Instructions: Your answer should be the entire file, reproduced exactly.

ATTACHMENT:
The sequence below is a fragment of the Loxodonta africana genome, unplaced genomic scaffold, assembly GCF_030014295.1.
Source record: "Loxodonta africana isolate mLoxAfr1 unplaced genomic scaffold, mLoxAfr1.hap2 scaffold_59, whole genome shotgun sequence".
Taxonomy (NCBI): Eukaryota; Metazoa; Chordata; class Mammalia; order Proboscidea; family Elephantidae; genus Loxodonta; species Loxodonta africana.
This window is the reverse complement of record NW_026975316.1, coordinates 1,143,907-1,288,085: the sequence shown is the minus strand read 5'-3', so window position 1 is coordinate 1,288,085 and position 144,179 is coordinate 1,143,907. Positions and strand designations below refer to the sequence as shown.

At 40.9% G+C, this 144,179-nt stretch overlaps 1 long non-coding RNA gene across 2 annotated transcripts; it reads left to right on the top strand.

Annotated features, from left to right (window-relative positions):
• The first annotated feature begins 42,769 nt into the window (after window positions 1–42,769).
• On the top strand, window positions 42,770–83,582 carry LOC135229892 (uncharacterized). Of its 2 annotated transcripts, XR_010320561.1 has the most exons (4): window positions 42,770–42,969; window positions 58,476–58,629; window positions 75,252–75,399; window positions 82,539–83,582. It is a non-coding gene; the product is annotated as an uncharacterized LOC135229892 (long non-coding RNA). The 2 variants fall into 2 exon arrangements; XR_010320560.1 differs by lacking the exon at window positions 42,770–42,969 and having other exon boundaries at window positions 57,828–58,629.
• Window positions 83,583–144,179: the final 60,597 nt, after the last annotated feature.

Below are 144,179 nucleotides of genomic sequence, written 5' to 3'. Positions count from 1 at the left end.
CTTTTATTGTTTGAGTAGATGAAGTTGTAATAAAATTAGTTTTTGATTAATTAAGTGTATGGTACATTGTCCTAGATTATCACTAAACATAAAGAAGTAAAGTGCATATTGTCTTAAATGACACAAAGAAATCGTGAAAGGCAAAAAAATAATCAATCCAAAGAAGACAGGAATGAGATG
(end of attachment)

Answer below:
The sequence below is a fragment of the Loxodonta africana genome, unplaced genomic scaffold, assembly GCF_030014295.1.
Source record: "Loxodonta africana isolate mLoxAfr1 unplaced genomic scaffold, mLoxAfr1.hap2 scaffold_59, whole genome shotgun sequence".
Taxonomy (NCBI): Eukaryota; Metazoa; Chordata; class Mammalia; order Proboscidea; family Elephantidae; genus Loxodonta; species Loxodonta africana.
This window is the reverse complement of record NW_026975316.1, coordinates 1,143,907-1,288,085: the sequence shown is the minus strand read 5'-3', so window position 1 is coordinate 1,288,085 and position 144,179 is coordinate 1,143,907. Positions and strand designations below refer to the sequence as shown.

At 40.9% G+C, this 144,179-nt stretch overlaps 1 long non-coding RNA gene across 2 annotated transcripts; it reads left to right on the top strand.

Annotated features, from left to right (window-relative positions):
• The first annotated feature begins 42,769 nt into the window (after window positions 1–42,769).
• On the top strand, window positions 42,770–83,582 carry LOC135229892 (uncharacterized). Of its 2 annotated transcripts, XR_010320561.1 has the most exons (4): window positions 42,770–42,969; window positions 58,476–58,629; window positions 75,252–75,399; window positions 82,539–83,582. It is a non-coding gene; the product is annotated as an uncharacterized LOC135229892 (long non-coding RNA). The 2 variants fall into 2 exon arrangements; XR_010320560.1 differs by lacking the exon at window positions 42,770–42,969 and having other exon boundaries at window positions 57,828–58,629.
• Window positions 83,583–144,179: the final 60,597 nt, after the last annotated feature.

Below are 144,179 nucleotides of genomic sequence, written 5' to 3'. Positions count from 1 at the left end.
CTTTTATTGTTTGAGTAGATGAAGTTGTAATAAAATTAGTTTTTGATTAATTAAGTGTATGGTACATTGTCCTAGATTATCACTAAACATAAAGAAGTAAAGTGCATATTGTCTTAAATGACACAAAGAAATCGTGAAAGGCAAAAAAATAATCAATCCAAAGAAGACAGGAATGAGATG